The Korean “Burning” is a slow-paced, hypnotising tale about the vanity of life, blended in a mix of psychological drama and crime thriller.
In its most symbolic form flame is a metaphor for both destruction and life. The tongues of raging fire can devour houses, forests and living things and turn them into dust in a split of a second. However, it’s also flames that we lit and sustain in burning candles, used to commemorate the people, who are already gone.
The duality or varying interpretations of fire is at the core of “Burning”. The film’s protagonist is Lee (Ah-In Yoo), a shy man, whom we meet in a crowded street of Seoul. Lee passes by a shop with a huge clearance, where he is accidentally recognised by Hae-mi (Jong-seo Jeon), a girl who used to live in the same village in childhood. Soon, she meets Ben (Steven Yeun), a mysterious and rich man, who gets in between the two.
The hands of the director Chang-dong Lee are never tied by either a specific genre or a dashing script. On the contrary, the Korean director takes his time to paint the story, its characters and background. Even though “Burning” is almost two hours and a half long, it keeps its odd, slowcoach momentum going till the very end.
The spectacle is carried mostly by the three actors. Each one of them paints a completely different, yet convincing sketch. Lee claims that he aspires to become a writer, but whenever he’s asked about any progress (repeatedly mentioned in the film), he is half-numb and lacks any answer. Following him in the story is almost like levitating in his apathetic mood, deepening throughout the film.
Then, there is Hae-mi. Jong-seo Jeon is a gracious on-screen presence, swift in shifting her emotions. Hae-mi is a ne’er-do-well type, a very unhappy human being, seeking an injection of excitement.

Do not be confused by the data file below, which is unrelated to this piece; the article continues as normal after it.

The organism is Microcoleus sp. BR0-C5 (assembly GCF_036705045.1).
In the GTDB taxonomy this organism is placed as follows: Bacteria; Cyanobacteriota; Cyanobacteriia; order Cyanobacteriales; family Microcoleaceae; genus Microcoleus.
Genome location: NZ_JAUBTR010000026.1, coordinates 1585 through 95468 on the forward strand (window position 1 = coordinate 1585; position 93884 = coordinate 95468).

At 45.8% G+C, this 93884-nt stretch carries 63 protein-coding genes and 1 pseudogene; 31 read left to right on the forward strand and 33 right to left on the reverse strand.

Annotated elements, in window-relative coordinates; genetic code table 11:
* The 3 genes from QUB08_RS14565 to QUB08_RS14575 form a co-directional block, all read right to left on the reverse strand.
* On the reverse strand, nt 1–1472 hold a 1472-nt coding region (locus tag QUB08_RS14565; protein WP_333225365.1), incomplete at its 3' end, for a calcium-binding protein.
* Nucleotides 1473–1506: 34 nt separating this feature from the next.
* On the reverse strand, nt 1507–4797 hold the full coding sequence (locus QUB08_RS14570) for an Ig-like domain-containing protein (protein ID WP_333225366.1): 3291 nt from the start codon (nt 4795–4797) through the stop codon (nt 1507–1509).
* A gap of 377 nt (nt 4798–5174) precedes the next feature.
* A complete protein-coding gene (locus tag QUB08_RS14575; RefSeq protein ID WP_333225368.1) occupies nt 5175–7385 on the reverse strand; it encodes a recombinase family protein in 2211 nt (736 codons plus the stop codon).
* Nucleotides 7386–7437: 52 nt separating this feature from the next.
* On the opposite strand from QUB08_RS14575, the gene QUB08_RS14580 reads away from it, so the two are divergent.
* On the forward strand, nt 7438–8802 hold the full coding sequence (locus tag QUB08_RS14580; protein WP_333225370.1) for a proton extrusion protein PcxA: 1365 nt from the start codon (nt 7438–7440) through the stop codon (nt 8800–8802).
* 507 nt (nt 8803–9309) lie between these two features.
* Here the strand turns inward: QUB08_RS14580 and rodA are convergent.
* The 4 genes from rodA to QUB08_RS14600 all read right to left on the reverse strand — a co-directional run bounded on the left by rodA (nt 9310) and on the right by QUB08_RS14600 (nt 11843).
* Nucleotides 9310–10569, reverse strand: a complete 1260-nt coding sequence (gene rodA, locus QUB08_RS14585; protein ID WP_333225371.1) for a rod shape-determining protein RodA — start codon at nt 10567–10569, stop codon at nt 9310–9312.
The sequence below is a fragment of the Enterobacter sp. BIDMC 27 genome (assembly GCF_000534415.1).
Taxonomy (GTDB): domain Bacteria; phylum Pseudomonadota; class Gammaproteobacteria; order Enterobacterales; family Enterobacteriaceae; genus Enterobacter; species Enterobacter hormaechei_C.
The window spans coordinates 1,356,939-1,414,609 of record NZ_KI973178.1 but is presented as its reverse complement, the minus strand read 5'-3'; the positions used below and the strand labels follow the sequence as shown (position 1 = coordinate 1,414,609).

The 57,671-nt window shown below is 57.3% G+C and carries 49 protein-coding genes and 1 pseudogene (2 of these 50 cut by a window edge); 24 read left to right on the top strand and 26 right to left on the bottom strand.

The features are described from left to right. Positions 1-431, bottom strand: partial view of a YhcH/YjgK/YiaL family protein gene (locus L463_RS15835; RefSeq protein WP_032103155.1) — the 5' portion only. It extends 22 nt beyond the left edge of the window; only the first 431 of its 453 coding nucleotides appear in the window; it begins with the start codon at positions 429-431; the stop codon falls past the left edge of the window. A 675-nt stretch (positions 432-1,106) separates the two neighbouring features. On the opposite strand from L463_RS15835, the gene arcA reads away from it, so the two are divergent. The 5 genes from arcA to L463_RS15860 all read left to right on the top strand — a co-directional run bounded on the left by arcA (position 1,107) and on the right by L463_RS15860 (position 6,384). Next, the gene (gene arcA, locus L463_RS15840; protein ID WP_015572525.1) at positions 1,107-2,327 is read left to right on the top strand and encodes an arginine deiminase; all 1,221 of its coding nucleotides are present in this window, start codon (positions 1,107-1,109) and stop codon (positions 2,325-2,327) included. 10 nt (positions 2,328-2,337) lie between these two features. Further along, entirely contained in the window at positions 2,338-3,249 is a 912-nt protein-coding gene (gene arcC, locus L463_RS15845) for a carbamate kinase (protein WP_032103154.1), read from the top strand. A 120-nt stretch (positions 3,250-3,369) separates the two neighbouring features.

This injection is brought by Ben, a man who oozes a strange mix of tranquility and creepiness. Ben is dressed in the skin of both Great Gatsby and Faust – a mephistophelean gentleman, hidden behind the facade of wealth. Yeun is nothing short of stunning in capturing such a malevolent, manipulative nature of Ben. He places himself above the other two, as if they were puppets, whose strings are firmly held in his hands.
The dynamics between these three people is what causes “Burning” to be an exhilarating experience.
The characters remind of planets in a solar system, orbiting around themselves and finding different ways to get close and drift away from each other. The difference is what each one of them sees in the metaphor of fire – is it catharsis? A trauma? A symbol of being reborn?
Even though the acting tops the execution by all means, the cinematography and a sense of breathtaking frames are also praiseworthy here. One of the scenes exhibits Hae-mi dancing half-naked in the sunset, with smooth jazz tuning her in and camera almost dancing around her. In this one scene, Chang-dong Lee managed to squeeze the very essence of the character – a seemingly free bird caught in the trap of her own sadness. Frankly, there are numerous character-defining shots and sequences in “Burning” – breathtaking panoramas and claustrophobic zooms – which you just cannot forget long after the credits roll.
As a whole, “Burning” is a strange tale of two lost people, who clash with a towering presence they cannot comprehend and wish to resent. May not it be the easiest or most dynamic screening, it’s a profound, rich metaphor. Just like a fire burning, it transforms, changes and sheds light on things, but eventually turns them all into dust.
Original title – Beoning
Dir. Chang-dong Lee
Hate Grade: 1.5/10